---
title: "Analysis of Covariance"
editor:
markdown:
wrap: 72
---
## Analysis of covariance
- ANOVA: explanatory variables categorical (divide data into groups)
- traditionally, analysis of covariance has categorical $x$'s plus one
numerical $x$ ("covariate") to be adjusted for.
- `lm` handles this too.
- Simple example: two treatments (drugs) (`a` and `b`), with before
and after scores.
- Does knowing before score and/or treatment help to predict after
score?
- Is after score different by treatment/before score?
## Data
Treatment, before, after:
```
a 5 20
a 10 23
a 12 30
a 9 25
a 23 34
a 21 40
a 14 27
a 18 38
a 6 24
a 13 31
b 7 19
b 12 26
b 27 33
b 24 35
b 18 30
b 22 31
b 26 34
b 21 28
b 14 23
b 9 22
```
\normalsize
## Packages
```{r bAncova-1}
library(tidyverse)
library(broom)
library(marginaleffects)
```
the last of these for predictions.
## Read in data
```{r bAncova-2, message=F}
url <- "http://ritsokiguess.site/datafiles/ancova.txt"
prepost <- read_delim(url, " ")
prepost
```
## Making a plot
```{r ancova-plot, fig.height=4.5}
ggplot(prepost, aes(x = before, y = after, colour = drug)) +
geom_point() + geom_smooth(method = "lm")
```
## Comments
- As before score goes up, after score goes up.
- Red points (drug A) generally above blue points (drug B), for
comparable before score.
- Suggests before score effect *and* drug effect.
## The means
```{r bAncova-3 }
prepost %>%
group_by(drug) %>%
summarize(
before_mean = mean(before),
after_mean = mean(after)
)
```
- Mean "after" score slightly higher for treatment A.
- Mean "before" score much higher for treatment B.
- Greater *improvement* on treatment A.
## Testing for interaction
```{r bAncova-4 }
prepost.1 <- lm(after ~ before * drug, data = prepost)
anova(prepost.1)
summary(prepost.1)
```
- Interaction not significant. Will remove later.
## Predictions
Set up values to predict for:
```{r}
summary(prepost)
```
```{r}
new <- datagrid(before = c(9.75, 14, 21.25),
drug = c("a", "b"), model = prepost.1)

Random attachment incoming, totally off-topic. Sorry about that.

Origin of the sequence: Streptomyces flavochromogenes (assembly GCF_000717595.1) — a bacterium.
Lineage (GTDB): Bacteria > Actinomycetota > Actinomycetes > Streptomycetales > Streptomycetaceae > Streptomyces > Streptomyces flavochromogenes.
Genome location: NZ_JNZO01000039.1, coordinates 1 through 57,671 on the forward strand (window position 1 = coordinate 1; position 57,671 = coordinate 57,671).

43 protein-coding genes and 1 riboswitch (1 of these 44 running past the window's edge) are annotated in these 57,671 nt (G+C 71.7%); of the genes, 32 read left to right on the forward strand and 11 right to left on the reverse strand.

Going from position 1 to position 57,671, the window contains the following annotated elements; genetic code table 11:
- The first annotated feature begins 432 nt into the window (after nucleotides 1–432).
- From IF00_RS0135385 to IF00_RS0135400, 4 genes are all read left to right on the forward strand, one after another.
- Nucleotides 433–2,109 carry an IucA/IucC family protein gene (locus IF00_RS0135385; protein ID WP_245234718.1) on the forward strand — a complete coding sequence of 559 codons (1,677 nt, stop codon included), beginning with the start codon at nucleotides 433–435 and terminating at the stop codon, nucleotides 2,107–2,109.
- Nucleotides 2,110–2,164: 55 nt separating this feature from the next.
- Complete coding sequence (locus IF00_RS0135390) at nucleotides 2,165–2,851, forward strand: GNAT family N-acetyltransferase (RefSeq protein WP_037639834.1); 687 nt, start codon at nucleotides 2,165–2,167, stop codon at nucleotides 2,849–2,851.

new
```
## and then
```{r}
cbind(predictions(prepost.1, newdata = new)) %>%
select(drug, before, estimate, conf.low, conf.high)
```
\normalsize
## Predictions (with interaction included), plotted
```{r, fig.height=4}
plot_predictions(model = prepost.1, condition = c("before", "drug"))
```
Lines almost parallel, but not quite.
## Taking out interaction
\small
```{r bAncova-8 }
prepost.2 <- update(prepost.1, . ~ . - before:drug)
summary(prepost.2)
anova(prepost.2)
```
\normalsize
- Take out non-significant interaction.
- `before` and `drug` strongly significant.
- Do predictions again and plot them.
## Predictions
```{r}
cbind(predictions(prepost.2, newdata = new)) %>%
select(drug, before, estimate)
```
## Plot of predicted values
```{r, fig.height=4}
plot_predictions(prepost.2, condition = c("before", "drug"))
```
This time the lines are *exactly* parallel. No-interaction model forces
them to have the same slope.
## Different look at model output
- `anova(prepost.2)` tests for significant effect of before score and
of drug, but doesn't help with interpretation.
- `summary(prepost.2)` views as regression with slopes:
\scriptsize
```{r bAncova-11 }
summary(prepost.2)
```
\normalsize
## Understanding those slopes
\footnotesize
```{r bAncova-12}
tidy(prepost.2)
```
\normalsize
- `before` ordinary numerical variable; `drug` categorical.
- `lm` uses first category `druga` as baseline.
- Intercept is prediction of after score for before score 0 and *drug
A*.
- `before` slope is predicted change in after score when before score
increases by 1 (usual slope)
- Slope for `drugb` is *change* in predicted after score for being on
drug B rather than drug A. Same for *any* before score (no
interaction).
## Summary
- ANCOVA model: fits different regression line for each group,
predicting response from covariate.
- ANCOVA model with interaction between factor and covariate allows
different slopes for each line.
- Sometimes those lines can cross over!
- If interaction not significant, take out. Lines then parallel.
- With parallel lines, groups have consistent effect regardless of
value of covariate.